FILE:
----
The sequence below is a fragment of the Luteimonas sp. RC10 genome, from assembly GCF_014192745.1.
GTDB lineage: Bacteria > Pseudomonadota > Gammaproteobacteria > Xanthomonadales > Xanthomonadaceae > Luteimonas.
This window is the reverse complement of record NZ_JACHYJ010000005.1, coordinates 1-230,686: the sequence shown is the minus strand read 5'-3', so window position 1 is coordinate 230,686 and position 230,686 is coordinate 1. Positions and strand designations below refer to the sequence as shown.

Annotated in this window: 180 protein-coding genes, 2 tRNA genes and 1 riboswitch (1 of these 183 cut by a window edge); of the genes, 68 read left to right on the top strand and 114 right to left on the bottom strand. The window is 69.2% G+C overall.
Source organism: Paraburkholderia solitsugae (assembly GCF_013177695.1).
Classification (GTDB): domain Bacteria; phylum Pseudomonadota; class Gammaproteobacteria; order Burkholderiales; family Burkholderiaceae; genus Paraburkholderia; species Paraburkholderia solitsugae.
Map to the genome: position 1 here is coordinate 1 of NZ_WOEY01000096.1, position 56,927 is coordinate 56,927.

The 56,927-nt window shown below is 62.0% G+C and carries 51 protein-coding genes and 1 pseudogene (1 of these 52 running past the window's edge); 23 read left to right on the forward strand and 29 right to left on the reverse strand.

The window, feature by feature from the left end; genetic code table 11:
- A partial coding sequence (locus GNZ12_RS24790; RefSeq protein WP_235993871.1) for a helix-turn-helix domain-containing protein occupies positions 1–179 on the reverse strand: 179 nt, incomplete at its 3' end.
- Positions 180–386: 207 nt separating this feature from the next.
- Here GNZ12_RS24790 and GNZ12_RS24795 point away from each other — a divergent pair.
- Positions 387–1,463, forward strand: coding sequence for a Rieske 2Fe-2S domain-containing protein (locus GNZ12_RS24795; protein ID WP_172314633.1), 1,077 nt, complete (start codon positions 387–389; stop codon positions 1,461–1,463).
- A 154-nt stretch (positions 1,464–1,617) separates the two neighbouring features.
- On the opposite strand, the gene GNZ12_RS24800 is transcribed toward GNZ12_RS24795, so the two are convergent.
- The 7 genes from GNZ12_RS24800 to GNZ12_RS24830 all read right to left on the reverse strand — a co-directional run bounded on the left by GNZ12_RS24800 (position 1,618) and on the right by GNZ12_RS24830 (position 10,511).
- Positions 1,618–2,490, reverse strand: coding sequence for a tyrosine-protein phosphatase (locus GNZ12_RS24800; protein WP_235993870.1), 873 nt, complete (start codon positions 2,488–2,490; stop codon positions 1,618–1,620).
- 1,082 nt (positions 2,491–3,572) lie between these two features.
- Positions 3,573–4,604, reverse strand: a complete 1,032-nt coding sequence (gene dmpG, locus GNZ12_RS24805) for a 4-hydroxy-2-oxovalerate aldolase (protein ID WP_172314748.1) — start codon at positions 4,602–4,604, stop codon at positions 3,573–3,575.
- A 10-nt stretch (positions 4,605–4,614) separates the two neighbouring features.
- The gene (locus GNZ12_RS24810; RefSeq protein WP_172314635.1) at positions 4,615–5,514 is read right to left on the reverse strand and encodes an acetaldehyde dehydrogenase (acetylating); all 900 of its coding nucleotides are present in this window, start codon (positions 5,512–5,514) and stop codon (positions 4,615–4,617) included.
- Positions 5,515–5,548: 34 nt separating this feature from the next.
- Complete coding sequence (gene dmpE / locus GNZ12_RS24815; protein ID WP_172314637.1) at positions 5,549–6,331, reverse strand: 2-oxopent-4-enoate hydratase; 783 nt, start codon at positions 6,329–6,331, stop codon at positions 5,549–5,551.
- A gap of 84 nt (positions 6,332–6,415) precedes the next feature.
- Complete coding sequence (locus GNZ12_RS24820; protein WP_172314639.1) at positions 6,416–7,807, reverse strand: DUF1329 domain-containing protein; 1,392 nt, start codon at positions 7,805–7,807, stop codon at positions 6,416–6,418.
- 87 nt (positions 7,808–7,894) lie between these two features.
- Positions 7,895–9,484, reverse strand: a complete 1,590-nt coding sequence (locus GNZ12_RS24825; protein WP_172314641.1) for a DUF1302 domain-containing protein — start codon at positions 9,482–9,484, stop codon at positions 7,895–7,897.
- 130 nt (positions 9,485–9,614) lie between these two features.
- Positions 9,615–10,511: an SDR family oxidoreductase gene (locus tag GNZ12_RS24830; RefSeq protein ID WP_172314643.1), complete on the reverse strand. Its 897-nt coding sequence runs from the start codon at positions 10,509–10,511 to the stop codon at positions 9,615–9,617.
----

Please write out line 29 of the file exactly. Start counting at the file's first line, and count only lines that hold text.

- Positions 9,615–10,511: an SDR family oxidoreductase gene (locus tag GNZ12_RS24830; RefSeq protein ID WP_172314643.1), complete on the reverse strand. Its 897-nt coding sequence runs from the start codon at positions 10,509–10,511 to the stop codon at positions 9,615–9,617.